Museum Objects as a Currency of Cultural Exchange
Zachary Kingdon (National Museums Liverpool)
Paper short abstract:
This paper contextualizes the acquisition of an assemblage of artefacts acquired by exchange and donation from West African elites for institutions in northwest England between 1894 and 1916, through a Liverpool steam ship engineer Arnold Ridyard.
Paper long abstract:
While the Ridyard assemblage can be viewed as part of the accumulative project of Empire, Ridyard's collecting practices were shaped by the steamers' dynamic capacity to connect up widely separated people and places. As a chief engineer, Ridyard kept his ship moving from place to place along Africa's Atlantic coast, but he also acted as unofficial postman to many of his contacts on the coast, who entrusted him with money, letters, and other things. In return Ridyard received gifts for museums. Many of Ridyard's contacts were West African elites who gave him African artefacts in exchange for British cultural materials, such as newspapers and illustrated magazines, or for particular services. This paper will contextualize the items in Ridyard's museum assemblage as a currency of cultural exchange and imperial accumulation within an informal economy of gift-giving and favours, facilitated by Ridyard's credentials as a trusted intermediary and his ability to connect widely separated people and places.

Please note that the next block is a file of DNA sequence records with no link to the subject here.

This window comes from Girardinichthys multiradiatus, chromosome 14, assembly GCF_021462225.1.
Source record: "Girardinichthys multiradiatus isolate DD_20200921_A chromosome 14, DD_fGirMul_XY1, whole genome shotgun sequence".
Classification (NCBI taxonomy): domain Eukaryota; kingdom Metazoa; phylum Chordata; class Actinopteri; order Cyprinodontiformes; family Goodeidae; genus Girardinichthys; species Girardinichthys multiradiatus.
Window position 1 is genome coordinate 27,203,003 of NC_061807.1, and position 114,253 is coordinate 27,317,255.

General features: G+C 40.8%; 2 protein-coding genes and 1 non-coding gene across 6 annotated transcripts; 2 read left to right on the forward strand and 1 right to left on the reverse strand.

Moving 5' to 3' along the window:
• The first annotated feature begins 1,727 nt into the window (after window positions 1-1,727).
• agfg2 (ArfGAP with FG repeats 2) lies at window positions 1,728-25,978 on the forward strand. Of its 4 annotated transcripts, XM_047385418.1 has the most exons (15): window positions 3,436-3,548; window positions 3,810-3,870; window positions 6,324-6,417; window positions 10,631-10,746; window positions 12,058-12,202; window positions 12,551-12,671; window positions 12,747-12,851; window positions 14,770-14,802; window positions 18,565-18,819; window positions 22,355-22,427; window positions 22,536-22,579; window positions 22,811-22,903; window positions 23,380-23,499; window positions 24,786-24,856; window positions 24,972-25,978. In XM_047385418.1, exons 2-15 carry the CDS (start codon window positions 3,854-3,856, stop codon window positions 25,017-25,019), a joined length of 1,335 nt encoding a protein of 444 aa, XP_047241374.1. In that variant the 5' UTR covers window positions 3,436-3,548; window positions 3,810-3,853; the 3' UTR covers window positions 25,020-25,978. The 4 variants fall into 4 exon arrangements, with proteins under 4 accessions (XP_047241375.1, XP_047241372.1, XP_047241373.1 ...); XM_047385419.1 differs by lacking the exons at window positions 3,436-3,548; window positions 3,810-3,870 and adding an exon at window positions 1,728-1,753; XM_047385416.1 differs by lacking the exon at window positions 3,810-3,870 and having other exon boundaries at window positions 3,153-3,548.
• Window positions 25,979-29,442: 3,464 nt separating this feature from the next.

Collections as Currency? Objects, Exchange, Values and Institutions